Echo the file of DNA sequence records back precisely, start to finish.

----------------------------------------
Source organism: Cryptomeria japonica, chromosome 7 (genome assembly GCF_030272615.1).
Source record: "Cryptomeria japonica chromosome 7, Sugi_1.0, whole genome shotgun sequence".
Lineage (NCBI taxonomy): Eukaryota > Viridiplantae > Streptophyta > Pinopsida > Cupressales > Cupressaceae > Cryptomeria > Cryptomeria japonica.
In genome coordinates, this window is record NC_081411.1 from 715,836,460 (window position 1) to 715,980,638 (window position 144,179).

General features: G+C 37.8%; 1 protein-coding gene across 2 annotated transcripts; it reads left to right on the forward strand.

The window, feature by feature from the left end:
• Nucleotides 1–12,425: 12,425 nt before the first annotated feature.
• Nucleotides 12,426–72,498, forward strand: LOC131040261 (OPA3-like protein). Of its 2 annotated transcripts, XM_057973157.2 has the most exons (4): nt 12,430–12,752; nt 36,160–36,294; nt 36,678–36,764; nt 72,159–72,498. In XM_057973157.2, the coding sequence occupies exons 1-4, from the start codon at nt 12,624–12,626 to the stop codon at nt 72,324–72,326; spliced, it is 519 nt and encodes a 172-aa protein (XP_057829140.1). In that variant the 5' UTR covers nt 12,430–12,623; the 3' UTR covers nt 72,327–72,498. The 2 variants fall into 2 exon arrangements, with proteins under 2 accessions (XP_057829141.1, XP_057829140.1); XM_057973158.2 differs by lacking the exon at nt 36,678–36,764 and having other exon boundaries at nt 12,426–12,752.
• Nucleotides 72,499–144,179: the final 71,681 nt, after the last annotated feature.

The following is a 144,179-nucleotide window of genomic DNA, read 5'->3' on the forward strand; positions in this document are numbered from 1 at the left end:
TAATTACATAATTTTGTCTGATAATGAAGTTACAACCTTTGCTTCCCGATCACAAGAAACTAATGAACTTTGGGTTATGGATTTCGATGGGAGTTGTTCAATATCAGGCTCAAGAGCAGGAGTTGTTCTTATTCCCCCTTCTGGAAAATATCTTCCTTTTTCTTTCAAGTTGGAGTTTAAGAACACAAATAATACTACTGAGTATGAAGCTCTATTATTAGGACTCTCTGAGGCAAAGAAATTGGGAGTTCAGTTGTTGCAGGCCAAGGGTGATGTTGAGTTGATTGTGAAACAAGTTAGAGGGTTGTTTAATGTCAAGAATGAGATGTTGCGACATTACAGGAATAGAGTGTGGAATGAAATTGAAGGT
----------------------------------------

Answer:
Source organism: Cryptomeria japonica, chromosome 7 (genome assembly GCF_030272615.1).
Source record: "Cryptomeria japonica chromosome 7, Sugi_1.0, whole genome shotgun sequence".
Lineage (NCBI taxonomy): Eukaryota > Viridiplantae > Streptophyta > Pinopsida > Cupressales > Cupressaceae > Cryptomeria > Cryptomeria japonica.
In genome coordinates, this window is record NC_081411.1 from 715,836,460 (window position 1) to 715,980,638 (window position 144,179).

General features: G+C 37.8%; 1 protein-coding gene across 2 annotated transcripts; it reads left to right on the forward strand.

The window, feature by feature from the left end:
• Nucleotides 1–12,425: 12,425 nt before the first annotated feature.
• Nucleotides 12,426–72,498, forward strand: LOC131040261 (OPA3-like protein). Of its 2 annotated transcripts, XM_057973157.2 has the most exons (4): nt 12,430–12,752; nt 36,160–36,294; nt 36,678–36,764; nt 72,159–72,498. In XM_057973157.2, the coding sequence occupies exons 1-4, from the start codon at nt 12,624–12,626 to the stop codon at nt 72,324–72,326; spliced, it is 519 nt and encodes a 172-aa protein (XP_057829140.1). In that variant the 5' UTR covers nt 12,430–12,623; the 3' UTR covers nt 72,327–72,498. The 2 variants fall into 2 exon arrangements, with proteins under 2 accessions (XP_057829141.1, XP_057829140.1); XM_057973158.2 differs by lacking the exon at nt 36,678–36,764 and having other exon boundaries at nt 12,426–12,752.
• Nucleotides 72,499–144,179: the final 71,681 nt, after the last annotated feature.

The following is a 144,179-nucleotide window of genomic DNA, read 5'->3' on the forward strand; positions in this document are numbered from 1 at the left end:
TAATTACATAATTTTGTCTGATAATGAAGTTACAACCTTTGCTTCCCGATCACAAGAAACTAATGAACTTTGGGTTATGGATTTCGATGGGAGTTGTTCAATATCAGGCTCAAGAGCAGGAGTTGTTCTTATTCCCCCTTCTGGAAAATATCTTCCTTTTTCTTTCAAGTTGGAGTTTAAGAACACAAATAATACTACTGAGTATGAAGCTCTATTATTAGGACTCTCTGAGGCAAAGAAATTGGGAGTTCAGTTGTTGCAGGCCAAGGGTGATGTTGAGTTGATTGTGAAACAAGTTAGAGGGTTGTTTAATGTCAAGAATGAGATGTTGCGACATTACAGGAATAGAGTGTGGAATGAAATTGAAGGT